In Family Law

Separation is not the same as divorce. In British Columbia, separation is not a legal matter. Divorce is a legal process where two partners detach their assets, fiancés, and lives. There are several common misconceptions regarding the difference and requirements of a legal separation, separation agreements, separation dates and more.

The federal Divorce Act and the provincial Family Law Act govern British Columbia in regards to divorce and separation. Neither of these acts requires any formal documentation for a married couple to separate.  The term “legal separation” is misleading, as there are no legal processes involved, simply negotiations between the two parties. These are some useful facts regarding the processes, requirements, and difference in a marriage separation.


Physical Separation

This refers to one party vacating the previously shared residence. This form of separation can be the easiest to document, as the separation date can be the day the respective party leaves the home. Though, when financial or other reasons disallow the immediate physical separation of two partners, the partners can live “separate and apart” inside of the same residence. When living together, separate bedrooms, an absence of sexual relations, limited communication, separate meal times and other efforts to distance themselves are all ways to show intent for permanent physical separation.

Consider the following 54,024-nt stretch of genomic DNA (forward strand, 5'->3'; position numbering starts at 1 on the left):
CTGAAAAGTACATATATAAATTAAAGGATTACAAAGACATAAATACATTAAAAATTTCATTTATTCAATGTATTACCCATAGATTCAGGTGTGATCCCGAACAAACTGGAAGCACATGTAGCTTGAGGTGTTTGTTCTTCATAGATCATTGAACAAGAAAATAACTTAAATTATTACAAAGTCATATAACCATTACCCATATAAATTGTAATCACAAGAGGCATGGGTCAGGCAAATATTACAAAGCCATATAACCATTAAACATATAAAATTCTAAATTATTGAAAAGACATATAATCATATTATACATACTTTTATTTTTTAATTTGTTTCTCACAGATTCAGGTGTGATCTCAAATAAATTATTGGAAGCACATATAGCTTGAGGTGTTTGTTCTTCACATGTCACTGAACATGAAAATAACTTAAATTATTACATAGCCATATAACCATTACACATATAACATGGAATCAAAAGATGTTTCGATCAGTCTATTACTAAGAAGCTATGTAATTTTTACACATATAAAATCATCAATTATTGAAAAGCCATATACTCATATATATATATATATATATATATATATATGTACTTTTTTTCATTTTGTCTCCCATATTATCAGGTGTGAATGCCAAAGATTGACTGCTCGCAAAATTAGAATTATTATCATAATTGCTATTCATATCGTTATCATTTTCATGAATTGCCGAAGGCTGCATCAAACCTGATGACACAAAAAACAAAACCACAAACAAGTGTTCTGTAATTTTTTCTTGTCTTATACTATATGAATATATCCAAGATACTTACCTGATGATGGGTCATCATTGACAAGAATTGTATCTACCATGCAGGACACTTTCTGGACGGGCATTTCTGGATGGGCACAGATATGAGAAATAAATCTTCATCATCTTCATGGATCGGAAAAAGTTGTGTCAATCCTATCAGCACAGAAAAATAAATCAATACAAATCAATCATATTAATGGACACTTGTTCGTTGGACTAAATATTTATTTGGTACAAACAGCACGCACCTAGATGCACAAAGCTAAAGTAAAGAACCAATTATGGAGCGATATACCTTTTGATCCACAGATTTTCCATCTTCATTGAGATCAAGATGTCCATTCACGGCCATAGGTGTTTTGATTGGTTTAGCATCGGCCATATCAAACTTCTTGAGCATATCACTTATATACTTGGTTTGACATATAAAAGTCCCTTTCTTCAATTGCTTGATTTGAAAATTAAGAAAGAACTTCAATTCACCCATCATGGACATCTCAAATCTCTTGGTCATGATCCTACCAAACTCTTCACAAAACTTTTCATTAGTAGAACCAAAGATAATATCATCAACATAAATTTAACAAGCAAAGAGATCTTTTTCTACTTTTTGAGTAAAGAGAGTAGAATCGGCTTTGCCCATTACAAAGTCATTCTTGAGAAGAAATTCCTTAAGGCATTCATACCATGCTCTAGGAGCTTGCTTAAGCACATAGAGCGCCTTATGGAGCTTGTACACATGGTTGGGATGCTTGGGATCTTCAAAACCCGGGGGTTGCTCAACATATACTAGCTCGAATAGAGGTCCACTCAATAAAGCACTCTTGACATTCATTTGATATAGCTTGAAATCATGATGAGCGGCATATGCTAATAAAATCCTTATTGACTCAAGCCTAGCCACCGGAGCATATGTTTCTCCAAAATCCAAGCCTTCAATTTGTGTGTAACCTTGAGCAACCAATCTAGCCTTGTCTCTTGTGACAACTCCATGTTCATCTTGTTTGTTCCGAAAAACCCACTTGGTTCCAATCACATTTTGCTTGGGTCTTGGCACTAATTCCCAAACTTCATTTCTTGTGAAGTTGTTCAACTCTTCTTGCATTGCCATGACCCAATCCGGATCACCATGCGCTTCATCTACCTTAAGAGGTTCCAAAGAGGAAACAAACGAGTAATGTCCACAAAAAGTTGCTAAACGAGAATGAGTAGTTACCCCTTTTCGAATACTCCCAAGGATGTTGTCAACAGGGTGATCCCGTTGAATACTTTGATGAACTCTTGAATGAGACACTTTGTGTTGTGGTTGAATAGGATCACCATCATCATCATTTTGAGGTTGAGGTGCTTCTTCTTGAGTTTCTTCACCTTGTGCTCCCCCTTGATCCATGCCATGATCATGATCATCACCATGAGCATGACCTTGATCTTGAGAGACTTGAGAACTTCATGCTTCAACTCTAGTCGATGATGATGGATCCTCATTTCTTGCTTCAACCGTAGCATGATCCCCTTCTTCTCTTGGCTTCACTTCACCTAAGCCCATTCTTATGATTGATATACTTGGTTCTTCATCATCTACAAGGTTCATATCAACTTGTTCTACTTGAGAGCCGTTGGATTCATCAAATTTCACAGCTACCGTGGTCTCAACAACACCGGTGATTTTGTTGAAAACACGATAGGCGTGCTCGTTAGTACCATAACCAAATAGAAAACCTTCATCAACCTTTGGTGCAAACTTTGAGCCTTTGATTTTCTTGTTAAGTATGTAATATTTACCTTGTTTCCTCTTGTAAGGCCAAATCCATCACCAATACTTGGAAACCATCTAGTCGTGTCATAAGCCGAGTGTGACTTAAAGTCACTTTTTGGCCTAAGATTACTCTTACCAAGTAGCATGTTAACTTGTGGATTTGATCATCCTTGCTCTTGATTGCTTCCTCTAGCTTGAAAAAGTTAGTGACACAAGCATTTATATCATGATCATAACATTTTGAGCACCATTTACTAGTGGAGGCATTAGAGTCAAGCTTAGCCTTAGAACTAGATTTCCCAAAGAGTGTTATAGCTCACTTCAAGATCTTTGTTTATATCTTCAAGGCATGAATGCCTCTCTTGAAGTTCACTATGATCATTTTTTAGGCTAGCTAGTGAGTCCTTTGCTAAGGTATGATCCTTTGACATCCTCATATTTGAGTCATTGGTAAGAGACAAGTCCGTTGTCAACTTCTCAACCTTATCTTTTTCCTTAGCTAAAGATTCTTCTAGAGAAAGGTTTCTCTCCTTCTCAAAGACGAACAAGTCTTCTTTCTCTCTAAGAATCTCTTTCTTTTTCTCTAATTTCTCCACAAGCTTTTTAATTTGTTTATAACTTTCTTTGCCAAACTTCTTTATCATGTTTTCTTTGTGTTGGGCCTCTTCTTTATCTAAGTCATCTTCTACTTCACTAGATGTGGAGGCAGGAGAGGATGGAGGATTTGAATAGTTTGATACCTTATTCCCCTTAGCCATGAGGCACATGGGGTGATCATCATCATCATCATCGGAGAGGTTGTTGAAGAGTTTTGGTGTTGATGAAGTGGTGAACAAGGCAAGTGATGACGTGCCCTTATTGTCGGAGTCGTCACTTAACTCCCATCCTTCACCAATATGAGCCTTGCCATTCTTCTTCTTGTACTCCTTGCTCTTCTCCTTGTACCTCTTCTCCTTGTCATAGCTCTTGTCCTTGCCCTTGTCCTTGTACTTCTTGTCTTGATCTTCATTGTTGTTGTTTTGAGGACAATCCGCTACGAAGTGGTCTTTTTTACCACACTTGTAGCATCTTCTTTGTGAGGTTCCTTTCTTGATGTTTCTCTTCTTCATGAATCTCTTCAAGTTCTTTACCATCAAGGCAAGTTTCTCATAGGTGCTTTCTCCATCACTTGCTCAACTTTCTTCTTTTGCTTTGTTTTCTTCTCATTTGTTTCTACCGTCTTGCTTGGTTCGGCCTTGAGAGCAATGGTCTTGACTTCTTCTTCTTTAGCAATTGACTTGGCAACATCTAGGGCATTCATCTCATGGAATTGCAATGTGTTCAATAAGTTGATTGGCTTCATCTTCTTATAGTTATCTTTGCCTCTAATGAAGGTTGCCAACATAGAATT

Intent to Separate Permanently

BC provincial Family Law Act dictates that courts can consider communication or an action displayed by one party to the other as intent to separate permanently. Though, it is also common for the two parties to disagree on when the intent was provided and when the separation date truly was. “Intention” is most commonly verbally communicated, so when parties disagree on the date of intention, neither individual involved can provide much concrete evidence. This issue can be avoided by following up a verbal “intent” conversation with a written document. Texts, emails or other tangible forms of communication can act as confirmation evidence for dates of conveyed separation intent.

The Divorce Act states that the parties must have lived separate and apart for at least one year in order to get a divorce, which makes a specific separation date important to several cases. The separation date will also impact the segregation of various assets and financial property. Consult a professional divorce lawyer today to ensure that your separation and future divorce proceedings go smoothly.

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